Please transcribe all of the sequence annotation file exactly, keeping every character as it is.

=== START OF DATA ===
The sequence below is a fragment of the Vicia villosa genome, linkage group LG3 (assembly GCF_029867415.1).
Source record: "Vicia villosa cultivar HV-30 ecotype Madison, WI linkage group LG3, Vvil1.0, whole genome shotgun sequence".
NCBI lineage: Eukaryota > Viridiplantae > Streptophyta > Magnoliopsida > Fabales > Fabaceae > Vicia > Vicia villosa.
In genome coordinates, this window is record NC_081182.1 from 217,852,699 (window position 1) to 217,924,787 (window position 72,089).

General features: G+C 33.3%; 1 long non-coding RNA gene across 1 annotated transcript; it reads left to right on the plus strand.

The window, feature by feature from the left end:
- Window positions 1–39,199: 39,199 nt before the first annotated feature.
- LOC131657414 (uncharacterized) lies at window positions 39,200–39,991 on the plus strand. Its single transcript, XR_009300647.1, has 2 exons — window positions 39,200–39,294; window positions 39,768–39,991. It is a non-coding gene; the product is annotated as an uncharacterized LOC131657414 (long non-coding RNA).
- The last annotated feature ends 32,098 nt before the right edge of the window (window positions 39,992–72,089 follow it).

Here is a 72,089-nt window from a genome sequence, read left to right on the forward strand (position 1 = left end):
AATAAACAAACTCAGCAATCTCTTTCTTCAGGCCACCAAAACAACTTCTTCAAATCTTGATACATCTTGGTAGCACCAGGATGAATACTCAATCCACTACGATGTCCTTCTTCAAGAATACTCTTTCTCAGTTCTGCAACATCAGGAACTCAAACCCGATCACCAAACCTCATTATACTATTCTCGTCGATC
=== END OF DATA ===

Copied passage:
The sequence below is a fragment of the Vicia villosa genome, linkage group LG3 (assembly GCF_029867415.1).
Source record: "Vicia villosa cultivar HV-30 ecotype Madison, WI linkage group LG3, Vvil1.0, whole genome shotgun sequence".
NCBI lineage: Eukaryota > Viridiplantae > Streptophyta > Magnoliopsida > Fabales > Fabaceae > Vicia > Vicia villosa.
In genome coordinates, this window is record NC_081182.1 from 217,852,699 (window position 1) to 217,924,787 (window position 72,089).

General features: G+C 33.3%; 1 long non-coding RNA gene across 1 annotated transcript; it reads left to right on the plus strand.

The window, feature by feature from the left end:
- Window positions 1–39,199: 39,199 nt before the first annotated feature.
- LOC131657414 (uncharacterized) lies at window positions 39,200–39,991 on the plus strand. Its single transcript, XR_009300647.1, has 2 exons — window positions 39,200–39,294; window positions 39,768–39,991. It is a non-coding gene; the product is annotated as an uncharacterized LOC131657414 (long non-coding RNA).
- The last annotated feature ends 32,098 nt before the right edge of the window (window positions 39,992–72,089 follow it).

Here is a 72,089-nt window from a genome sequence, read left to right on the forward strand (position 1 = left end):
AATAAACAAACTCAGCAATCTCTTTCTTCAGGCCACCAAAACAACTTCTTCAAATCTTGATACATCTTGGTAGCACCAGGATGAATACTCAATCCACTACGATGTCCTTCTTCAAGAATACTCTTTCTCAGTTCTGCAACATCAGGAACTCAAACCCGATCACCAAACCTCATTATACTATTCTCGTCGATC